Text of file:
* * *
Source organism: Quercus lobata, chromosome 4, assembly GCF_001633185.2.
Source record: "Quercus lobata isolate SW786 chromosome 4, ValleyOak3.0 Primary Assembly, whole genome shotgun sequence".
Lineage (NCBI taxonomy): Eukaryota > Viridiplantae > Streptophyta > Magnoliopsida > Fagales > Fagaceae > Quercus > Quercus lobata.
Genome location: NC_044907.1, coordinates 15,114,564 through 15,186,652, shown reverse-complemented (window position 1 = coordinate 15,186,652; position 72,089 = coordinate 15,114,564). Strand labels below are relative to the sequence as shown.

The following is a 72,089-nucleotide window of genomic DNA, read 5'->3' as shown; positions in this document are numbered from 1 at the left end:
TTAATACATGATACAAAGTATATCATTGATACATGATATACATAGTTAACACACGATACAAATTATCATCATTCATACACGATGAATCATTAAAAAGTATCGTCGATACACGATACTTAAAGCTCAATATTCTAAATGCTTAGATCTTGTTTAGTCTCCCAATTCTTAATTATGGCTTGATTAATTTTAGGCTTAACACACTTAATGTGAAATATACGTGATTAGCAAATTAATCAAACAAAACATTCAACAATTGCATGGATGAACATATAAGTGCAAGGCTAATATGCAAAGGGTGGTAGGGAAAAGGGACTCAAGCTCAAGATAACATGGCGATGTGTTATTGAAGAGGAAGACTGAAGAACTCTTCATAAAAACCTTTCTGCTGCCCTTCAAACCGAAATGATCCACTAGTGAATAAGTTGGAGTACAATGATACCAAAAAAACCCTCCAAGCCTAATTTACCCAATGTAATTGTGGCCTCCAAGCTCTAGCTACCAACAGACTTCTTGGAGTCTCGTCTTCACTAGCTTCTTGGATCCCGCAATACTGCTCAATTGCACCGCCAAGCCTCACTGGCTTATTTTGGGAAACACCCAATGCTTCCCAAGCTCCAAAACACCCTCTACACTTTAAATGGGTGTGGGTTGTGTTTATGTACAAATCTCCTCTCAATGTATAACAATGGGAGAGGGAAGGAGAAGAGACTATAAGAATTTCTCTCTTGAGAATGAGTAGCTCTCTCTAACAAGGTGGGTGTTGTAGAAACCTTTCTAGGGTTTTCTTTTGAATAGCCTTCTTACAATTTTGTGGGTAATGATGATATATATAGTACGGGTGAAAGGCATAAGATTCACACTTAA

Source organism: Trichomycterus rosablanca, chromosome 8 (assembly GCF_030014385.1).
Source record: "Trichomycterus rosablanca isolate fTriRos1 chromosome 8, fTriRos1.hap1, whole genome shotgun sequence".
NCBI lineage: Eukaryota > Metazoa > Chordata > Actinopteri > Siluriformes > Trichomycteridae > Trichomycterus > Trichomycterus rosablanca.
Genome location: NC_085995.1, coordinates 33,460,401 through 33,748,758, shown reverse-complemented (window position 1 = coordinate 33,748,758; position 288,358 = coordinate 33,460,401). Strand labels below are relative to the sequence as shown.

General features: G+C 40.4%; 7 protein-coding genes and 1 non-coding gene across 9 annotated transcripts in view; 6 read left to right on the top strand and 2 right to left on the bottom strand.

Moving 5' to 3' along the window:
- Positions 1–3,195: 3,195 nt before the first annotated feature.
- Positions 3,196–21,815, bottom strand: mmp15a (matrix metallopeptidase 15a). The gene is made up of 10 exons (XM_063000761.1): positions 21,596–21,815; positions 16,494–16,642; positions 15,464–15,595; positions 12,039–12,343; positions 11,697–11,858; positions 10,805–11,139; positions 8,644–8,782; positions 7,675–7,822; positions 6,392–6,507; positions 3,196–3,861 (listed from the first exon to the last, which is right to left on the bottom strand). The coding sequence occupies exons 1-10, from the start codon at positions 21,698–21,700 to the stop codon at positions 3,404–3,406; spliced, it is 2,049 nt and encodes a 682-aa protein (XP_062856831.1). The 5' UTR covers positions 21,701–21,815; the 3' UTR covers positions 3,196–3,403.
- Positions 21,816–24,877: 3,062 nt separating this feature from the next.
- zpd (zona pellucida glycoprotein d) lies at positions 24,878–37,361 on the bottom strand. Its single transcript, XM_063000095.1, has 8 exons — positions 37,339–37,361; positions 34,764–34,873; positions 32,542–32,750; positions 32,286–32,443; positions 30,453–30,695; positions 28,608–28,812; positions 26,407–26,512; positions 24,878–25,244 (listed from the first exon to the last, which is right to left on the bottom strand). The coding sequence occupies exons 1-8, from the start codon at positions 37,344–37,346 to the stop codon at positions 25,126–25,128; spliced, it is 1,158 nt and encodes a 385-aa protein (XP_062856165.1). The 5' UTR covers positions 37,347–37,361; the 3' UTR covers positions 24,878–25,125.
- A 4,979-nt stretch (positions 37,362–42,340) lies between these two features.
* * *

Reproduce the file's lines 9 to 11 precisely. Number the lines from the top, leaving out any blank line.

NCBI lineage: Eukaryota > Metazoa > Chordata > Actinopteri > Siluriformes > Trichomycteridae > Trichomycterus > Trichomycterus rosablanca.
Genome location: NC_085995.1, coordinates 33,460,401 through 33,748,758, shown reverse-complemented (window position 1 = coordinate 33,748,758; position 288,358 = coordinate 33,460,401). Strand labels below are relative to the sequence as shown.

General features: G+C 40.4%; 7 protein-coding genes and 1 non-coding gene across 9 annotated transcripts in view; 6 read left to right on the top strand and 2 right to left on the bottom strand.